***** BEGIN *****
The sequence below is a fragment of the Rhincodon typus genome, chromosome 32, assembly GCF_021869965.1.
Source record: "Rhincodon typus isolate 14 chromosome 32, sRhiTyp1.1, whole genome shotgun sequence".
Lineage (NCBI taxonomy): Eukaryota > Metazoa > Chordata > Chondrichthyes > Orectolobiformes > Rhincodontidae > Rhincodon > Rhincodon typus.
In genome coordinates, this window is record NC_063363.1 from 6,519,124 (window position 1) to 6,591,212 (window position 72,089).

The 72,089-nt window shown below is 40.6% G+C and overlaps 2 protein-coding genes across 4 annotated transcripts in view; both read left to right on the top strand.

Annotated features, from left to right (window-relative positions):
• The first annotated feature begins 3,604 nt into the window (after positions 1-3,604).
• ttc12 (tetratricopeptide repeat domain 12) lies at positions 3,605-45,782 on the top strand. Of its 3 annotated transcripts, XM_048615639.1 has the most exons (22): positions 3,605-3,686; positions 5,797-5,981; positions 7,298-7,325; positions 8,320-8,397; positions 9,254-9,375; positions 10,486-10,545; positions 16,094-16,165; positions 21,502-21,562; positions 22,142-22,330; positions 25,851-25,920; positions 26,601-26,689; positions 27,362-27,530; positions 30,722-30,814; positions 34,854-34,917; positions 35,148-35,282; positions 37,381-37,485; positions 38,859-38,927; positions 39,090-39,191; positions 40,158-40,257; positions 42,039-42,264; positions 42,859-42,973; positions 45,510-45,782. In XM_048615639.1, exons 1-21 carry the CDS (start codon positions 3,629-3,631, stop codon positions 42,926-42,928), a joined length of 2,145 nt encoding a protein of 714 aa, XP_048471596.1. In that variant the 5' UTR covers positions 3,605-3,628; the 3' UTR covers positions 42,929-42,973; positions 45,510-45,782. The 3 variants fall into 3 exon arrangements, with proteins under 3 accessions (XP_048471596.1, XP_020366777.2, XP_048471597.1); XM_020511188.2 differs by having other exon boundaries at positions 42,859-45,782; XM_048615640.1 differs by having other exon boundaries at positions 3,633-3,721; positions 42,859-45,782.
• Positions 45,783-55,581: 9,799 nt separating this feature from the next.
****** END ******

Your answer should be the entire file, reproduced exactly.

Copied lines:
The sequence below is a fragment of the Rhincodon typus genome, chromosome 32, assembly GCF_021869965.1.
Source record: "Rhincodon typus isolate 14 chromosome 32, sRhiTyp1.1, whole genome shotgun sequence".
Lineage (NCBI taxonomy): Eukaryota > Metazoa > Chordata > Chondrichthyes > Orectolobiformes > Rhincodontidae > Rhincodon > Rhincodon typus.
In genome coordinates, this window is record NC_063363.1 from 6,519,124 (window position 1) to 6,591,212 (window position 72,089).

The 72,089-nt window shown below is 40.6% G+C and overlaps 2 protein-coding genes across 4 annotated transcripts in view; both read left to right on the top strand.

Annotated features, from left to right (window-relative positions):
• The first annotated feature begins 3,604 nt into the window (after positions 1-3,604).
• ttc12 (tetratricopeptide repeat domain 12) lies at positions 3,605-45,782 on the top strand. Of its 3 annotated transcripts, XM_048615639.1 has the most exons (22): positions 3,605-3,686; positions 5,797-5,981; positions 7,298-7,325; positions 8,320-8,397; positions 9,254-9,375; positions 10,486-10,545; positions 16,094-16,165; positions 21,502-21,562; positions 22,142-22,330; positions 25,851-25,920; positions 26,601-26,689; positions 27,362-27,530; positions 30,722-30,814; positions 34,854-34,917; positions 35,148-35,282; positions 37,381-37,485; positions 38,859-38,927; positions 39,090-39,191; positions 40,158-40,257; positions 42,039-42,264; positions 42,859-42,973; positions 45,510-45,782. In XM_048615639.1, exons 1-21 carry the CDS (start codon positions 3,629-3,631, stop codon positions 42,926-42,928), a joined length of 2,145 nt encoding a protein of 714 aa, XP_048471596.1. In that variant the 5' UTR covers positions 3,605-3,628; the 3' UTR covers positions 42,929-42,973; positions 45,510-45,782. The 3 variants fall into 3 exon arrangements, with proteins under 3 accessions (XP_048471596.1, XP_020366777.2, XP_048471597.1); XM_020511188.2 differs by having other exon boundaries at positions 42,859-45,782; XM_048615640.1 differs by having other exon boundaries at positions 3,633-3,721; positions 42,859-45,782.
• Positions 45,783-55,581: 9,799 nt separating this feature from the next.